5) You really, REALLY want an unloaded gun for this one. This is where the light comes in. With the gun STILL held in full lockup, trigger back after lowering the hammer by thumb, you want to shine a light right into the area at the rear of the cylinder near the firing pin. You then look down the barrel . You're looking to make sure the cylinder bore lines up with the barrel. Check every cylinder - that means putting the gun in full lockup for each cylinder before lighting it up.

You're looking for the cylinder and barrel holes to line up perfectly, it's easy to eyeball if there's even a faint light source at the very rear of both bores. And with no rounds present, it's generally easy to get some light in past where the rims would be.


Now that I know how to properly check the cylinder play and timing (I wasn't pulling the trigger back and holding the hammer after the trigger had been released), the wife's new Judge passes with flying colors. As it turns out, I was doing it wrong and learned something new today. :thumb:
 

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VegasGuy,... Nice Gun... Your Wife has Good Taste in Guns...!!!...<:))
Nice you found that info, because I was about to go over that same routine with you...<:))
 

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Discussion Starter · #7 ·
SgtKnuckles said:
VegasGuy,... Nice Gun... Your Wife has Good Taste in Guns...!!!...<:))
And I have good taste in wives. ;)

SgtKnuckles said:
Nice you found that info, because I was about to go over that same routine with you...<:))
I appreciate the thought. My first inclination was that it was my lack of knowledge about revolvers instead of a problem with The Judge. I just needed someone to tell me where I was going wrong.
 

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VegasGuy,...
~Get a .50 cal. Brush for the Chambers... YUP...
~Blued Guns~Gunners have been complaining that all them Fancy Acidic Bore Cleaners, have been slowly cleaning the Bluing off their Guns... I never use the Stuff... Regular Brushing gets the Job done on the Chambers, and Barrel...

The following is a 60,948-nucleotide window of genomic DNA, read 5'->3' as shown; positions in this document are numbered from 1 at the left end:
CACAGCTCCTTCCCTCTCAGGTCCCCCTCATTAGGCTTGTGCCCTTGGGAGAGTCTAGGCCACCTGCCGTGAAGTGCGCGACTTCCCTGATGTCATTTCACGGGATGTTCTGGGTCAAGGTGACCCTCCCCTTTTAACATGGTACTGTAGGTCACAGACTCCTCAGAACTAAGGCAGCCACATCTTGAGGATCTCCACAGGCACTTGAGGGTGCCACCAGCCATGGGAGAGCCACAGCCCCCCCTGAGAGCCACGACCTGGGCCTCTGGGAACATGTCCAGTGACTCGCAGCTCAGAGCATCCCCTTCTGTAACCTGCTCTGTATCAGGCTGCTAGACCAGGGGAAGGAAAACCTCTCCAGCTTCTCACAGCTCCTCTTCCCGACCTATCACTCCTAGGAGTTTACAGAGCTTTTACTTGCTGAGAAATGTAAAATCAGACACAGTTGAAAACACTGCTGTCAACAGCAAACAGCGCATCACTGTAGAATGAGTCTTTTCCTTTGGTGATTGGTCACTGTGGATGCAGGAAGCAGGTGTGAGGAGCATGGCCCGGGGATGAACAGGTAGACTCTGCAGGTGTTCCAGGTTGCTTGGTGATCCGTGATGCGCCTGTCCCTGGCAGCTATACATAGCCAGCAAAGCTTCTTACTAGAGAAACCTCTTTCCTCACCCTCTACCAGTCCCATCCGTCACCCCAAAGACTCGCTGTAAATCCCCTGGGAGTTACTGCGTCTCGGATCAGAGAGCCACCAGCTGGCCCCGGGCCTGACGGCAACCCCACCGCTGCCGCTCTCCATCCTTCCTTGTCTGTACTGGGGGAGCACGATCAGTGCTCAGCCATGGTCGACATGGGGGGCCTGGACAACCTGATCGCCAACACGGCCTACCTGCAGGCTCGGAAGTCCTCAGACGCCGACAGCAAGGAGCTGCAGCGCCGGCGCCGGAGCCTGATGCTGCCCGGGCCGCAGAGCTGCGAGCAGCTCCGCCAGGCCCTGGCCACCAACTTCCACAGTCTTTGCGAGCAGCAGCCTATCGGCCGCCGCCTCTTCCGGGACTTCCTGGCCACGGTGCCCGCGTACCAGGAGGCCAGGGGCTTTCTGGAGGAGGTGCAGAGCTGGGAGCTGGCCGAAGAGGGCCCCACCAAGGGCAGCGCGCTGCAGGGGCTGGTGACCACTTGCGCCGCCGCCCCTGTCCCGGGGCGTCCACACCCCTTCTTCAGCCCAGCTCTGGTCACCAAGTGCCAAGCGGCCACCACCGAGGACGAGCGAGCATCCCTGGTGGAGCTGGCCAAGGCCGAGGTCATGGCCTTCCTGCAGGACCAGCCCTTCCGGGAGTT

~A Gunner's Motto when cleaning his Gun, is "DO NO HARM"... YUP...~

Better Pick up some Jacketed... (helps clean the Lead out after shooting them CowBoy RDs.
CCI Blazer Centerfire Pistol .45 Colt 200 Gr. JHP 50 rds
http://www.sportsmansguide.com/net/cb/cb.aspx?a=92039&kwtid=211693
http://www.ableammo.com/catalog/product_info.php?products_id=75104

~A INFO Point~
~The cylinder throat on a revolver plays an important part in revolver accuracy~
~Brownells' Cylinder Throat Reamer for .45 Colt Revolvers~
http://www.gunblast.com/Brownells_Reamer.htm

 

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Discussion Starter · #11 ·
That's some pretty good info, SgtKnuckles. Thank you. I already have the .50 caliber brush and some Winchester 250 gr Cowboy loads and some 225 gr Silvertips. Looks like I'll need to add some CCI to my stockpile to finish a day of practicing off with a bit of self-cleaning.

The Brownells' Cylinder Throat Reamer looks like an easy to use tool for the do-it-yourself type of person with a cylinder throat problem. From what I can tell now that I know the proper technique for checking cylinder play and timing, everything lines up perfect and the cylinder gives me that "welded to the frame" feeling.

I am hoping to go out this weekend and do a little target practice with the wife and see how she and the Judge does.

Thanks to everyone for the nice words about my newest purchase. I thought it was a pretty sweet looking gun. It was the first time I had seen the two-tone. I didn't even know Taurus made one.